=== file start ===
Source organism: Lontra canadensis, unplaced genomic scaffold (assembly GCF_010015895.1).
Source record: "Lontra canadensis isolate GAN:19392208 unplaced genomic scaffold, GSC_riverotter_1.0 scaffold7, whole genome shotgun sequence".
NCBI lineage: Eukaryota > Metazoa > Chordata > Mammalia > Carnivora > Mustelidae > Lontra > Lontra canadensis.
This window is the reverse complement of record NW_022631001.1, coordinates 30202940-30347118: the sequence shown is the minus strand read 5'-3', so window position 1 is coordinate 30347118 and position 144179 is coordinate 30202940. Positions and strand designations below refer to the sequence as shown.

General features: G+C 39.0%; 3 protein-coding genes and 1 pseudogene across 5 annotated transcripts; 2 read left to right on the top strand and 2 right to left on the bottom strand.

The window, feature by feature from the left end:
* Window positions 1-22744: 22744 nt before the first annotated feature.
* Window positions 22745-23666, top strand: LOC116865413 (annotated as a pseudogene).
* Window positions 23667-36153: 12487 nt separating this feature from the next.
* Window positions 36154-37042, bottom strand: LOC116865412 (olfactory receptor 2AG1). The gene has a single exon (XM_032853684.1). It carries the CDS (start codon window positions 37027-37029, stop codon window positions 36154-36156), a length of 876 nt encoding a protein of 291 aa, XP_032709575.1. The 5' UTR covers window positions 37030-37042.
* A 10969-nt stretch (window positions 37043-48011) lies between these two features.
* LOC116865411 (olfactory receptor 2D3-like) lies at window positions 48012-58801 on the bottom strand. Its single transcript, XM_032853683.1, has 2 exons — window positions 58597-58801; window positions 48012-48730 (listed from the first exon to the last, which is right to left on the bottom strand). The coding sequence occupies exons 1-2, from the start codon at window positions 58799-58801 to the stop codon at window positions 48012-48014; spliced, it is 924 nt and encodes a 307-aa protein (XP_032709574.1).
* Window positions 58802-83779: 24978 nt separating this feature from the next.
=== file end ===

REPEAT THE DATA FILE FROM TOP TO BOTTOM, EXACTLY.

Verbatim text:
Source organism: Lontra canadensis, unplaced genomic scaffold (assembly GCF_010015895.1).
Source record: "Lontra canadensis isolate GAN:19392208 unplaced genomic scaffold, GSC_riverotter_1.0 scaffold7, whole genome shotgun sequence".
NCBI lineage: Eukaryota > Metazoa > Chordata > Mammalia > Carnivora > Mustelidae > Lontra > Lontra canadensis.
This window is the reverse complement of record NW_022631001.1, coordinates 30202940-30347118: the sequence shown is the minus strand read 5'-3', so window position 1 is coordinate 30347118 and position 144179 is coordinate 30202940. Positions and strand designations below refer to the sequence as shown.

General features: G+C 39.0%; 3 protein-coding genes and 1 pseudogene across 5 annotated transcripts; 2 read left to right on the top strand and 2 right to left on the bottom strand.

The window, feature by feature from the left end:
* Window positions 1-22744: 22744 nt before the first annotated feature.
* Window positions 22745-23666, top strand: LOC116865413 (annotated as a pseudogene).
* Window positions 23667-36153: 12487 nt separating this feature from the next.
* Window positions 36154-37042, bottom strand: LOC116865412 (olfactory receptor 2AG1). The gene has a single exon (XM_032853684.1). It carries the CDS (start codon window positions 37027-37029, stop codon window positions 36154-36156), a length of 876 nt encoding a protein of 291 aa, XP_032709575.1. The 5' UTR covers window positions 37030-37042.
* A 10969-nt stretch (window positions 37043-48011) lies between these two features.
* LOC116865411 (olfactory receptor 2D3-like) lies at window positions 48012-58801 on the bottom strand. Its single transcript, XM_032853683.1, has 2 exons — window positions 58597-58801; window positions 48012-48730 (listed from the first exon to the last, which is right to left on the bottom strand). The coding sequence occupies exons 1-2, from the start codon at window positions 58799-58801 to the stop codon at window positions 48012-48014; spliced, it is 924 nt and encodes a 307-aa protein (XP_032709574.1).
* Window positions 58802-83779: 24978 nt separating this feature from the next.